**NOTE- TERMS IN BRACKETS HAVE BEEN EDITED TO PROTECT CONFIDENTIALITY** Based on observation, interview, and record review conducted during a Standard survey completed on 9/21/18, it was determined the facility did not provide housekeeping and maintenance services necessary to maintain a sanitary, orderly, and comfortable interior. Three (Units 100, 200 and 400) of four units observed for the environment had issues with strong urine odors in resident rooms. Resident's A and B are involved. The findings are: Review of a policy and procedure (P&P) entitled Facility Cleaning dated 4/2018 documented it was the facility policy to keep a clean, safe, and sanitary environment for the benefit of the residents. A clean cloth with germicidal solution is to be used on exposed areas of beds, bed frames, bed rails, chairs and resident furniture. Further review of the P&P revealed the floors are to be mopped daily; dust mop then wet mop using an approved diluted cleaning agent. 1. During an observation on 9/19/18 at 9:00 AM, Resident room [ROOM NUMBER] B revealed the resident was out of the room for breakfast and there was a strong urine odor in the room. The bed was made, the garbage was empty and bathroom was clean. During an observation on 9/20/18 at 9:18 AM, Resident room [ROOM NUMBER] B revealed the resident was out of the room for breakfast, there was a strong urine odor in the room, the bed was stripped, the garbage was empty and there was a wet floor sign in front of the resident's room door. During an interview on 9/20/18 at 9:40 AM, with the Administrator and the Director of Nursing (DON), the DON stated the resident's bedding may need to be washed due to the strong urine odor in the room and that she would take it to the laundry. The DON also stated that the mattress was just replaced recently but did not know exactly when it was replaced. The Administrator also stated the mattress was replaced recently and would check to see when it was replaced. During an observation on 9/20/18 at 10:19 AM, revealed there was a housekeeper (Housekeeper #3) in Resident room [ROOM NUMBER] washing the mattress on bed B. The floor was wet and there was a strong chemical smell in the room. Housekeeper #3 was in the room cleaning for approximately one hour. During an interview at the time of the observation, Housekeeper #3 stated he was fairly new to the facility and had not worked on Unit 200 much, but he stated the room and mattress did have an odor of urine. During an observation on 9/20/18 at 12:02 PM, Resident room [ROOM NUMBER] revealed a fan was placed at the foot of bed B and the room continued to have a urine odor. During an interview on 9/20/18 at 2:55 PM, the DON stated the facility did not have documentation when the mattress in room [ROOM NUMBER] B was replaced. During an interview on 9/21/18 at 9:59 AM, the full-time housekeeper (Housekeeper #2) on Unit 200, when in Resident room [ROOM NUMBER], stated the room and mattress smelled of urine and it was like that every day. The interview further revealed she has tried to get rid of the odor, if the bed is stripped she would wash the mattress twice when cleaning the room. 2. During intermittent observations from 9/17/18 through 9/21/18 revealed the following: - 9/17/18 at 8:10 PM, the hallway between Resident Rooms #101 and 102 there was a urine odor. The door was shut to Resident room [ROOM NUMBER]. Upon entering Resident room [ROOM NUMBER] the smell disappeared. Entering Resident room [ROOM NUMBER] a very strong pungent urine odor was present. The resident was in the room sitting in a recliner chair. - 9/18/18 at 9:01 AM, as the surveyor walked by Resident room [ROOM NUMBER], the door was shut. There was a strong stale urine smell that remained outside the door. Upon opening the door to room [ROOM NUMBER] and entering the room a much stronger urine odor was present. The resident was sitting in her recliner watching television and consuming breakfast. - 9/18/18 at 10:50 AM, went in room [ROOM NUMBER]. As soon as the door was open a very strong overpowering urine odor was present. - 9/19/18 at 10:35 AM, Resident room [ROOM NUMBER]'s door was shut and there was an odor outside the room that smelled of stale urine. Upon opening the door and entering Resident room [ROOM NUMBER] there was still a very intense urine smell. - 9/20/18 at 8:49 AM, in the hallway just outside Resident room [ROOM NUMBER] the door was closed and there was still an odor of stale urine. The surveyor entered the room and there was still a strong urine odor in the room. - 9/20/18 at 11:15 AM, the pungent urine smell could be smelled in the hallway at least 20 feet away from Resident room [ROOM NUMBER] with the door closed. - 9/21/18 at 10:41 AM, the surveyor walked past Resident room [ROOM NUMBER] and door was open to the room. The surveyor went over to door way of the room and could smell a strong pungent urine odor. - 9/21/18 at 11:54 AM, the door to Resident room [ROOM NUMBER] was open and the resident was out of the room sitting by the nursing station. As the surveyor walked by the resident, they stopped and spoke with the resident. The resident did not smell of urine. During an interview on 9/20/18 at 9:19 AM, Licensed Practical Nurse (LPN #1) stated, I have only worked here for two weeks, but the smell has been here since I started. The resident in room [ROOM NUMBER] is incontinent of bladder and when she stands up it goes all over the floor. The ones in charge are aware of the problem and apparently have tried different things. Sometimes I hold my breathe when I go in that room. During an interview on 9/20/18 at 9:32 AM, the Maintenance/ Environmental Director stated, room [ROOM NUMBER] does have a strong urine odor. It has for a long time. The resident in that room has incontinence problems. We have tried to clean the room completely and re did the entire room. We ripped the tiles off the floor and put a special sealant on the concrete under it and then we replaced the tiles and put extra wax sealant on the tile. We repainted the walls. The entire room was fixed up. We did this maybe around (MONTH) or (MONTH) (YEAR) and it smells again. Everyone knows about this room and the odor. I do have housekeeping go in there all the time and they do the best they can, but the odor still remains. During an interview on 9/20/18 at 10:18 AM, Housekeeper #1 stated I have been the housekeeper on this unit for the past two weeks. room [ROOM NUMBER] does smell like urine. I do go in there twice a day and clean it and it does help a little, but the smell is still there. It may also be her chair that smells because she is sitting in it all the time and that resident has a weak bladder. During an interview on 9/20/18 at 11:04 AM, the Director of Nursing (DON) stated, room [ROOM NUMBER] has a funky odor. Sometimes the resident will not let us help her with her care or incontinent care. She sometimes goes to the bathroom herself and will be incontinent the entire way to the toilet and urine leaks on the floor. She cannot wear pull-ups or briefs as she is allergic to them. She does wear panty liners but that doesn't help. She sits in the recliner and sleeps in the recliner. She does not use her bed. The recliner may be holding the odor to it. We are looking into cloth briefs for her. It is her choice to have the door close, we do not close it because of the odor. It isn't fair to other residents, but we have tried everything to eliminate the odor. During an interview on 9/20/18 at 11:13 AM, the Administrator stated, room [ROOM NUMBER] definitely has a funky odor. We have been trying various products to take away the odor. We use a special cleaning product in that room. The resident is incontinent, and we have tried many products with her, but nothing seems to help. I have recently ordered a new product, clothe briefs. We are going to try them on her. We have worked on this room for a while and have done a lot with it, but nothing seems to help. During an interview on 9/21/18 at 10:41 AM, Resident A stated There is one area of the hallway between #101 and the room opposite from it that has a horrible odor every time I go through there. I sometimes take my air freshener spray and spray ahead of me because it smells so bad. It smells like urine. Nothing would please me more to see them do something about that horrible smell. I do not even know how staff can stand it. 3. On 9/17/18 from 6:30 PM to 10:00 PM the hallway prior to entering Resident room [ROOM NUMBER] (approximately 5-10 feet), there was a strong stale urine odor. The urine odor was also inside Resident room [ROOM NUMBER]. The resident was not in the room and the source of the odor was unknown. On 9/18/18 at 3:11 PM while standing at the threshold of the Resident room [ROOM NUMBER] outside the doorway, the hall had a strong unpleasant odor which smelled like stale urine. The resident was sitting in a fabric covered recliner in the room without an incontinence pad underneath him. The resident was wearing pants, an incontinence brief and his clothing appeared dry. On 9/20/18 at 9:19 AM during an observation with the Administrator and Director of Nursing outside the room [ROOM NUMBER], there was an unpleasant odor of stale urine. During the observation the Administrator stated, that she does routine environmental rounds with the Maintenance Director. The Administrator stated the resident had behaviors due to his dementia and was frequently incontinent while sitting in the recliner. The recliner chair was just changed three weeks ago and stated the odors were probably coming from the recliner. During an interview on 9/18/18 at 8:40 AM, the responsible party of Resident B stated the hall and the resident's room smells unpleasant like stale urine. 415.5(h)(2)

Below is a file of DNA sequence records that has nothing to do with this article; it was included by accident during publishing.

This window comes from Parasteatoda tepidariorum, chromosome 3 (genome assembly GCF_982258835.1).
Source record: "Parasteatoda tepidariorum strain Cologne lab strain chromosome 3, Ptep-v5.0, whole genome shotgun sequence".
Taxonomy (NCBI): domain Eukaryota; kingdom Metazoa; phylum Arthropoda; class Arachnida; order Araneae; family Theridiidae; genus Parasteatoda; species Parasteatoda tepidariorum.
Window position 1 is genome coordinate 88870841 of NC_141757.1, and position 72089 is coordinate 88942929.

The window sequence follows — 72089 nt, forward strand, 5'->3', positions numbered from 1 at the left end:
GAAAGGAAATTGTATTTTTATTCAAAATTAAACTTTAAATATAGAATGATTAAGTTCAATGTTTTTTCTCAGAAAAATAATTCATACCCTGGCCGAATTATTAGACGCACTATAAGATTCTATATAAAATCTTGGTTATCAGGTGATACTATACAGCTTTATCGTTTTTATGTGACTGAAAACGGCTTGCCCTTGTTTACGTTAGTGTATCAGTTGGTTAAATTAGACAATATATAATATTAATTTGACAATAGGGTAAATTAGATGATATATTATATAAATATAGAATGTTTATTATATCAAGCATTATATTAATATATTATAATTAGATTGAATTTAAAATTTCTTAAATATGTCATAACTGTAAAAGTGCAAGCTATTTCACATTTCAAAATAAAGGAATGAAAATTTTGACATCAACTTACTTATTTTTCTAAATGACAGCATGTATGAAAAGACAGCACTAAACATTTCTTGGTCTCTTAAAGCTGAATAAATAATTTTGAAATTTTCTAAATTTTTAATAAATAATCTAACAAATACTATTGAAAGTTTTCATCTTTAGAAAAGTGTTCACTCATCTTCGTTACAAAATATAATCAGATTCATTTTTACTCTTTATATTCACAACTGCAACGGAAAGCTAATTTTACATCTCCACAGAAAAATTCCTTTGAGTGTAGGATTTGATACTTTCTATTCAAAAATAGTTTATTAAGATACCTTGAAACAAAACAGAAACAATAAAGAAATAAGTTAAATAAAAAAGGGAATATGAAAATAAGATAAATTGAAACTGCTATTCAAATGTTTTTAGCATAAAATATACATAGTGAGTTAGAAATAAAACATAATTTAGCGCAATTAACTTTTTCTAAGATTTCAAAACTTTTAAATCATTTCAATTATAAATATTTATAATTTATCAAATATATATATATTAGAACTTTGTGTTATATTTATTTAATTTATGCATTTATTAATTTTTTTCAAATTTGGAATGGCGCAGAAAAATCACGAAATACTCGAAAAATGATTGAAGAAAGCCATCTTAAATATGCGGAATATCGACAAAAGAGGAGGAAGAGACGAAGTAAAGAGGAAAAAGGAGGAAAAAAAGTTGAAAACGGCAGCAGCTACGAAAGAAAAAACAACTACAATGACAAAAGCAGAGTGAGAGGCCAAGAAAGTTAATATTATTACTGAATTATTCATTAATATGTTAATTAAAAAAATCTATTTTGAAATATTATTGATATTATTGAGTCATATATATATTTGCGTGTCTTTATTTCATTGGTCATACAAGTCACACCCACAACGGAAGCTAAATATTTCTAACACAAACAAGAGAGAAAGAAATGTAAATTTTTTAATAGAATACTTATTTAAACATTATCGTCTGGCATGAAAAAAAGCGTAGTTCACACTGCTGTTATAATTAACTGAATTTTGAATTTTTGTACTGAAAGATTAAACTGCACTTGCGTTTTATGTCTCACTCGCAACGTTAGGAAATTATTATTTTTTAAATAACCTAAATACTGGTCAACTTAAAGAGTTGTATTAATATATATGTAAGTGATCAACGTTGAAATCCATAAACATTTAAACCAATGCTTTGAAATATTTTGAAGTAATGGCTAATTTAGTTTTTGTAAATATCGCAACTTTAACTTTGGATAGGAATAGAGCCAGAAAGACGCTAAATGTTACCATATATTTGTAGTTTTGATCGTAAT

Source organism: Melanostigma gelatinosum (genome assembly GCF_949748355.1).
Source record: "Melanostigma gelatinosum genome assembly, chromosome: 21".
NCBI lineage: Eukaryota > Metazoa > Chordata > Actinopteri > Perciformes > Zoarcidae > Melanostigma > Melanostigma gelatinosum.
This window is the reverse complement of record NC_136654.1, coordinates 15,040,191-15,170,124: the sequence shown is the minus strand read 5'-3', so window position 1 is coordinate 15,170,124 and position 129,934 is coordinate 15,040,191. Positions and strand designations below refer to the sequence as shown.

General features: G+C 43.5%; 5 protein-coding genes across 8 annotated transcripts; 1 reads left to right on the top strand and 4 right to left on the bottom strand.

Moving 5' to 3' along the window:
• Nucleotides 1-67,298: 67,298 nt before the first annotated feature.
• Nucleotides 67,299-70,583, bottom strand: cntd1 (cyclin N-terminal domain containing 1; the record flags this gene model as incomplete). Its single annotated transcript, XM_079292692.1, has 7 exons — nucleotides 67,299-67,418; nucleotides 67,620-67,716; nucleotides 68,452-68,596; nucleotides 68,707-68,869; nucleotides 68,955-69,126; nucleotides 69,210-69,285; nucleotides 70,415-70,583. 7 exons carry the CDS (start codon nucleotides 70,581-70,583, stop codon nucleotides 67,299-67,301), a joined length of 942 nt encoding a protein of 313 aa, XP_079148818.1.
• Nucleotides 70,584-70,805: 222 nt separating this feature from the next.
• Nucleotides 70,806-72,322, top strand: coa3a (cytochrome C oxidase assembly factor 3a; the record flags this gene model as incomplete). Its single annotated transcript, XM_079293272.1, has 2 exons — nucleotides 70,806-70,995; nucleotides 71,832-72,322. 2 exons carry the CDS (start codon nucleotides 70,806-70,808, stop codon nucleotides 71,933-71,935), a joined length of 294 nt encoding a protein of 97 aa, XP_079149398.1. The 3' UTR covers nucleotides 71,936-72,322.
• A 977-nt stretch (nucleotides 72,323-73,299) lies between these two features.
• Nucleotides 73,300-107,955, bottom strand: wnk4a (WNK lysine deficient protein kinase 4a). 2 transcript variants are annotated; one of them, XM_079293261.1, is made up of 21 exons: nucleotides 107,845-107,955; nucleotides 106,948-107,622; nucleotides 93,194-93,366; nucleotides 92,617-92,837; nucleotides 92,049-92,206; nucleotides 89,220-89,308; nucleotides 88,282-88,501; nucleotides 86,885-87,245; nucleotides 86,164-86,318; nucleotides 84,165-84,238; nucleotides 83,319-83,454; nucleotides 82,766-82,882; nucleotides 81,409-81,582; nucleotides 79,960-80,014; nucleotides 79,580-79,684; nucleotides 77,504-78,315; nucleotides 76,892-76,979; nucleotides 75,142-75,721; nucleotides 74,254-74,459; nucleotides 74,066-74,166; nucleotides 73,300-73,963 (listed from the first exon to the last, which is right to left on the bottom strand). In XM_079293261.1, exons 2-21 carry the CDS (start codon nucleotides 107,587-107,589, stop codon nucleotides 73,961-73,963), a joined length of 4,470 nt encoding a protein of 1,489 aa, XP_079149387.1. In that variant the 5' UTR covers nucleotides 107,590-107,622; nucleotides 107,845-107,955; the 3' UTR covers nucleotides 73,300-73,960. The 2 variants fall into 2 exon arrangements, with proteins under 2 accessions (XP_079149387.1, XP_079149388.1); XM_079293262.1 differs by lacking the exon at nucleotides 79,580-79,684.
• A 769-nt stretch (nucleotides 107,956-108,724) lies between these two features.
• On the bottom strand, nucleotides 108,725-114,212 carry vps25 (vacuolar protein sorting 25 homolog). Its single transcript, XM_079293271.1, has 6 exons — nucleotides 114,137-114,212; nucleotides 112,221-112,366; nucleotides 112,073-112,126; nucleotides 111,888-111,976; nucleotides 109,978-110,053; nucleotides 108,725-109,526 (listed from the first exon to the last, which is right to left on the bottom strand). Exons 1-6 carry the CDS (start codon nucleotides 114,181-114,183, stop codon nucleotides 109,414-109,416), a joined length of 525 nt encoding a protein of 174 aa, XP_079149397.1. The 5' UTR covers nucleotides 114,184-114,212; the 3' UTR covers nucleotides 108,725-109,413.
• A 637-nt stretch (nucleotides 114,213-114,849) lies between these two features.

Plan of Correction: ApprovedOctober 15, 2018